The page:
Breast Cancer Could Be Caught 2 Years Earlier With Protein Changes In Blood



(CTN News) – There is an opportunity to develop a blood test that could be able to detect breast cancer up to two years in advance. This test could be based on newly discovered protein changes in the blood.

Researchers revealed on Wednesday that they had found that six proteins in the blood of people who had been diagnosed with cancer had changed in levels before they received the diagnosis.

They claimed that these findings could provide a basis for blood testing. This could help catch breast cancer early in people who are genetically predisposed or have a family history of breast cancer. By catching cancer early one can reduce the chance of death from the disease.

It has been reported that the 5-year relative survival rate for early-diagnosed cancer is about 99%, but if the cancer is detected late and has spread beyond the breast tissue, then the rate drops to about 10%, according to the American Cancer Society.

Several new results have been published from a study called “Trial Early Serum Test” , or TESTBREAST , conducted in 2011.

Currently, 1174 women are participating in the study, all of whom have a family history of breast cancer or carry gene variants that have been shown to be associated with an increased risk of breast cancer.

In order to participate in the study, the women have to give blood samples at least once per year for a period of ten years. This is each time they undergo a screening. Should they develop breast cancer, they are also required to give samples at the time of diagnosis.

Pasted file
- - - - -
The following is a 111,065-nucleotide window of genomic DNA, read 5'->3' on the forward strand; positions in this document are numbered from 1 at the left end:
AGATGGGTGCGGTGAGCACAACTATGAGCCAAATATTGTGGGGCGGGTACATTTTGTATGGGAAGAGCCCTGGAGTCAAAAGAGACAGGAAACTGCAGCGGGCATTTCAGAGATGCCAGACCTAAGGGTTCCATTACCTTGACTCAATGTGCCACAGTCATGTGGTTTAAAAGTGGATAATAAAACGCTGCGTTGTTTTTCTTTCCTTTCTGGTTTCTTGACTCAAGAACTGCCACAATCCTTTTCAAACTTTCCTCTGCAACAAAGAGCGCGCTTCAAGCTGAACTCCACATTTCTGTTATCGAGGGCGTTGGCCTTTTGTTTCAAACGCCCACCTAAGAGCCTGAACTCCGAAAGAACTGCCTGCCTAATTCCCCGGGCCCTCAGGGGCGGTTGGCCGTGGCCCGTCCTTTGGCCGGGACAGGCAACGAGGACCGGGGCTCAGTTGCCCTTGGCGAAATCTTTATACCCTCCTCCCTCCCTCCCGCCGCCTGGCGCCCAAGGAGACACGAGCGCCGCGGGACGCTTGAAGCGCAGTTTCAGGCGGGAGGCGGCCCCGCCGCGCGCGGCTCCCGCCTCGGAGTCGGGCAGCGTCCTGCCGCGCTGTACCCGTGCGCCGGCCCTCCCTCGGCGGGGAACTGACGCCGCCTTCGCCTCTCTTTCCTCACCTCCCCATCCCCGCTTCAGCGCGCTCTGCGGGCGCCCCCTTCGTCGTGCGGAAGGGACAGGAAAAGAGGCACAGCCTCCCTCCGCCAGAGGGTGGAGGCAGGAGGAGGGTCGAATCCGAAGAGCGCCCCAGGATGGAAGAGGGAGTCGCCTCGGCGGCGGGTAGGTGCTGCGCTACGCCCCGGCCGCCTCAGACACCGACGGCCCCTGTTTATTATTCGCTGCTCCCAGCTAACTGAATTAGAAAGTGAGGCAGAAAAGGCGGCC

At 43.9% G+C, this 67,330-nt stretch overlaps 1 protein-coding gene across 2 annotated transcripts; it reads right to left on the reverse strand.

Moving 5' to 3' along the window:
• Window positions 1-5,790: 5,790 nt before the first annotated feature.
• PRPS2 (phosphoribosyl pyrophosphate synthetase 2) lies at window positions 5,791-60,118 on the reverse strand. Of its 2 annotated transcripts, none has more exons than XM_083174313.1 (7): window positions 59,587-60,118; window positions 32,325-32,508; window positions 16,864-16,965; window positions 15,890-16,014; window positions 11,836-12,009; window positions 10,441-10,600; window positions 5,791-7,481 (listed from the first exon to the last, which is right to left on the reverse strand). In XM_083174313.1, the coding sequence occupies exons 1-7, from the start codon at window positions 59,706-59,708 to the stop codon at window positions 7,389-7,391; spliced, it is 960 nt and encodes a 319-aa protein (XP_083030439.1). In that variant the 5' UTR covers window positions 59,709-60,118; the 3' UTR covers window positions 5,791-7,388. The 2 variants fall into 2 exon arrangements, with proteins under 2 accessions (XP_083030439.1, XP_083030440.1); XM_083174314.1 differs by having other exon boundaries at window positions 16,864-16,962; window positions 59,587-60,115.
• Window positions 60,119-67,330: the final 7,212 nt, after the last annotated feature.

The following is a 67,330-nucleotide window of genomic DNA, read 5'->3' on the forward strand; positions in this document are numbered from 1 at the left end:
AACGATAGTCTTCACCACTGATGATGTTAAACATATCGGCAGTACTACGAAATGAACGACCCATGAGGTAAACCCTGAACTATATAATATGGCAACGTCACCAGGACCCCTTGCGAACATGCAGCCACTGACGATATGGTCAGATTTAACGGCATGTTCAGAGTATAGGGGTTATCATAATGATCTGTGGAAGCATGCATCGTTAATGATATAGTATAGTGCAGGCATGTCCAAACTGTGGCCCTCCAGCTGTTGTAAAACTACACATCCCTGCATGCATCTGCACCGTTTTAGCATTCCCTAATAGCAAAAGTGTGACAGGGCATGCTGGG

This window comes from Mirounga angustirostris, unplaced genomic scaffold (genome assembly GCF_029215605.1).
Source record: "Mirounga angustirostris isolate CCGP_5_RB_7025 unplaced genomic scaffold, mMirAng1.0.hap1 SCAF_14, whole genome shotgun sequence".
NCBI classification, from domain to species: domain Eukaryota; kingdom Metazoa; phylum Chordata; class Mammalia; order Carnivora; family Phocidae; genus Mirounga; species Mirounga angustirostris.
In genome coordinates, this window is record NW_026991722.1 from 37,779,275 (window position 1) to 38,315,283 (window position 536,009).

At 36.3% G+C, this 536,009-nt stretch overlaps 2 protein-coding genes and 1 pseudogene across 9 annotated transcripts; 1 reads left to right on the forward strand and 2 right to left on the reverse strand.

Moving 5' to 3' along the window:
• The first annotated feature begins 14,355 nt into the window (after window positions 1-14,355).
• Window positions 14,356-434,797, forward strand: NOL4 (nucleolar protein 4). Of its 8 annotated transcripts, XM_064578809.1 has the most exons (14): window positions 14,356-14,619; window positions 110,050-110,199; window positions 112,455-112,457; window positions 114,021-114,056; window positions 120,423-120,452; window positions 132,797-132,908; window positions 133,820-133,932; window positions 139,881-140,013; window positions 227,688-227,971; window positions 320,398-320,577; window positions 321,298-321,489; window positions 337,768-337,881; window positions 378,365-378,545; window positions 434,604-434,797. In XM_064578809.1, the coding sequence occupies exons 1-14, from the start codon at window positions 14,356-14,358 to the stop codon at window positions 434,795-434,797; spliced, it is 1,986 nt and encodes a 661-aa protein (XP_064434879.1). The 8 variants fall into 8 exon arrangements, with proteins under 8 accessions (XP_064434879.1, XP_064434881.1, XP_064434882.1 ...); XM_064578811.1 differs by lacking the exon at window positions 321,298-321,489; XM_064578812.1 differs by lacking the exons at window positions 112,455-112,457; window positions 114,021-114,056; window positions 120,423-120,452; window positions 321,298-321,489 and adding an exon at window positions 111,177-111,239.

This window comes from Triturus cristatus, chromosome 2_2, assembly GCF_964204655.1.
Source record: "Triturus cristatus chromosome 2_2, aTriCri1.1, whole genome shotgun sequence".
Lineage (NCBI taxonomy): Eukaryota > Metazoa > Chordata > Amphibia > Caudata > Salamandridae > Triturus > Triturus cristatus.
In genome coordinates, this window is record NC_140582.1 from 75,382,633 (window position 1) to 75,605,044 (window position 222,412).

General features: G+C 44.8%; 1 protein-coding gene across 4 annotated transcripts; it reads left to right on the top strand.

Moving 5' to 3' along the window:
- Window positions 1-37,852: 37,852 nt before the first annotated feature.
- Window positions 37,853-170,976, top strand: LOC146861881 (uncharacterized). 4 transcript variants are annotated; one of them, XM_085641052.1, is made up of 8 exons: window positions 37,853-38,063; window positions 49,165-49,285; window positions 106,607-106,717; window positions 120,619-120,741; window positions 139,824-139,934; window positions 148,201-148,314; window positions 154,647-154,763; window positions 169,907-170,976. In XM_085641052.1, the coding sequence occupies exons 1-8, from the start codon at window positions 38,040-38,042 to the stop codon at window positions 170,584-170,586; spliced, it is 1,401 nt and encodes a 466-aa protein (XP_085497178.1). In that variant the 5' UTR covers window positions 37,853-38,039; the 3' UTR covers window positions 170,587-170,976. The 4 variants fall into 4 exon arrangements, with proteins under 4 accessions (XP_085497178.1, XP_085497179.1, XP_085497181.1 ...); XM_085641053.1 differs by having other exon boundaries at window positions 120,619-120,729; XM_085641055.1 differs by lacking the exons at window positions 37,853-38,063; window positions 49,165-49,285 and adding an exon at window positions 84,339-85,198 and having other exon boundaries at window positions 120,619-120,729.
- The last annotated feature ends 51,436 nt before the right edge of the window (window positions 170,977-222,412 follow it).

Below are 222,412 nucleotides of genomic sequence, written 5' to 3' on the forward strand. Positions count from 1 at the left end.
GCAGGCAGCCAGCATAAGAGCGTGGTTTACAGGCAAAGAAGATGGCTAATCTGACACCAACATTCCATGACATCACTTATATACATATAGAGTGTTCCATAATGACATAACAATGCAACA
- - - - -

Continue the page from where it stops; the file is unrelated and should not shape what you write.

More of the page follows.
There was a study conducted by a team from Leiden University. The team examined 30 blood samples from three women who were diagnosed with cancer and three who were not.

One or two years prior to the diagnosis of  cancer, the researchers found distinct differences in the levels of six proteins: one or two proteins were at higher or lower levels than the other proteins.

A presentation of the findings by Ms. Hagenaars of The Leiden University Medical Center in The Netherlands presented her findings at the 13th European Cancer Conference. As Sophie Hagenaars pointed out at the Leiden University Medical Center, the levels of the marker protein vary more between individuals than over time within the same individual.

Hagenaars says that these findings indicate that tests should be based both on the proteins that differ between women with and without breast cancer, as well as the proteins that alter over the course of time in individuals.

I believe that this testing could be used as an add-on to existing screening techniques in the future, provided that further research validates our findings. People are able to be screened as often as they need, since blood tests are relatively simple and not particularly painful for most people.”

A large group of TESTBREAST women with and without breast cancer will be followed up by the team in order to validate their findings.

There is a well-established screening program in place for women who are at high risk of developing breast cancer. These programs are conducted at a fixed point in time, according to Dr. Laura Biganzoli, co-chair of the European Breast Cancer Conference, and who was not involved in the study.

The findings of this study may ultimately lead to the development of a blood test that could help guide personalized screenings of women at high risk for the development of breast cancer and lead to the early diagnosis of breast cancer.

How does breast cancer start?

Breast cancer starts when cells in the breast (such as cells lining the ducts and lobules) begin to grow abnormally. These cells have the potential to grow out of control and invade the surrounding tissue. When this occurs, this is called invasive breast cancer.


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